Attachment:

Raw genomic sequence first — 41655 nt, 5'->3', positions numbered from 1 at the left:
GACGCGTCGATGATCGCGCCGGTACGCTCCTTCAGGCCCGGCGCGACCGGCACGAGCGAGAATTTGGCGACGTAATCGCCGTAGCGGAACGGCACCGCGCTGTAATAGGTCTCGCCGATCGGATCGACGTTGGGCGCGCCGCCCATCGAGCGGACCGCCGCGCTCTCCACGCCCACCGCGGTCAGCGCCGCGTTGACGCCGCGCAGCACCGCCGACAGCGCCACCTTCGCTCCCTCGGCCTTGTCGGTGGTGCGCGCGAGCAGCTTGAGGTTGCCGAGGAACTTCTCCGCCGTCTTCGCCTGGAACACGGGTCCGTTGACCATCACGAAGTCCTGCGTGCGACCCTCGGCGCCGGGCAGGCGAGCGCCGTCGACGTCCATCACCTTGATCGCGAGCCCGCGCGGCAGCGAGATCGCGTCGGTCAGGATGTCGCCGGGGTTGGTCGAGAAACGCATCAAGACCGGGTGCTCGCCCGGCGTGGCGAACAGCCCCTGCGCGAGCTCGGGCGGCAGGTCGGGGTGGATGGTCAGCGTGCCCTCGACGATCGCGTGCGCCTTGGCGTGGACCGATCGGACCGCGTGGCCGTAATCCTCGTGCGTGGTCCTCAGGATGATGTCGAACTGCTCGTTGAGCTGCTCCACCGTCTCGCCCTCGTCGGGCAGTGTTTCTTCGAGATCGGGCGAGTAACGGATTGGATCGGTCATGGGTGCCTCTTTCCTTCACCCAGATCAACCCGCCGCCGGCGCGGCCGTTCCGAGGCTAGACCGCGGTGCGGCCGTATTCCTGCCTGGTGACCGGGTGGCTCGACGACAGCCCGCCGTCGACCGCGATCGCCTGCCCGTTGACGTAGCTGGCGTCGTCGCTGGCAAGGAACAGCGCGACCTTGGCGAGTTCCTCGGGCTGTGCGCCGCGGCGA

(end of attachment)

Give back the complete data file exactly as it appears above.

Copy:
Raw genomic sequence first — 41655 nt, 5'->3', positions numbered from 1 at the left:
GACGCGTCGATGATCGCGCCGGTACGCTCCTTCAGGCCCGGCGCGACCGGCACGAGCGAGAATTTGGCGACGTAATCGCCGTAGCGGAACGGCACCGCGCTGTAATAGGTCTCGCCGATCGGATCGACGTTGGGCGCGCCGCCCATCGAGCGGACCGCCGCGCTCTCCACGCCCACCGCGGTCAGCGCCGCGTTGACGCCGCGCAGCACCGCCGACAGCGCCACCTTCGCTCCCTCGGCCTTGTCGGTGGTGCGCGCGAGCAGCTTGAGGTTGCCGAGGAACTTCTCCGCCGTCTTCGCCTGGAACACGGGTCCGTTGACCATCACGAAGTCCTGCGTGCGACCCTCGGCGCCGGGCAGGCGAGCGCCGTCGACGTCCATCACCTTGATCGCGAGCCCGCGCGGCAGCGAGATCGCGTCGGTCAGGATGTCGCCGGGGTTGGTCGAGAAACGCATCAAGACCGGGTGCTCGCCCGGCGTGGCGAACAGCCCCTGCGCGAGCTCGGGCGGCAGGTCGGGGTGGATGGTCAGCGTGCCCTCGACGATCGCGTGCGCCTTGGCGTGGACCGATCGGACCGCGTGGCCGTAATCCTCGTGCGTGGTCCTCAGGATGATGTCGAACTGCTCGTTGAGCTGCTCCACCGTCTCGCCCTCGTCGGGCAGTGTTTCTTCGAGATCGGGCGAGTAACGGATTGGATCGGTCATGGGTGCCTCTTTCCTTCACCCAGATCAACCCGCCGCCGGCGCGGCCGTTCCGAGGCTAGACCGCGGTGCGGCCGTATTCCTGCCTGGTGACCGGGTGGCTCGACGACAGCCCGCCGTCGACCGCGATCGCCTGCCCGTTGACGTAGCTGGCGTCGTCGCTGGCAAGGAACAGCGCGACCTTGGCGAGTTCCTCGGGCTGTGCGCCGCGGCGA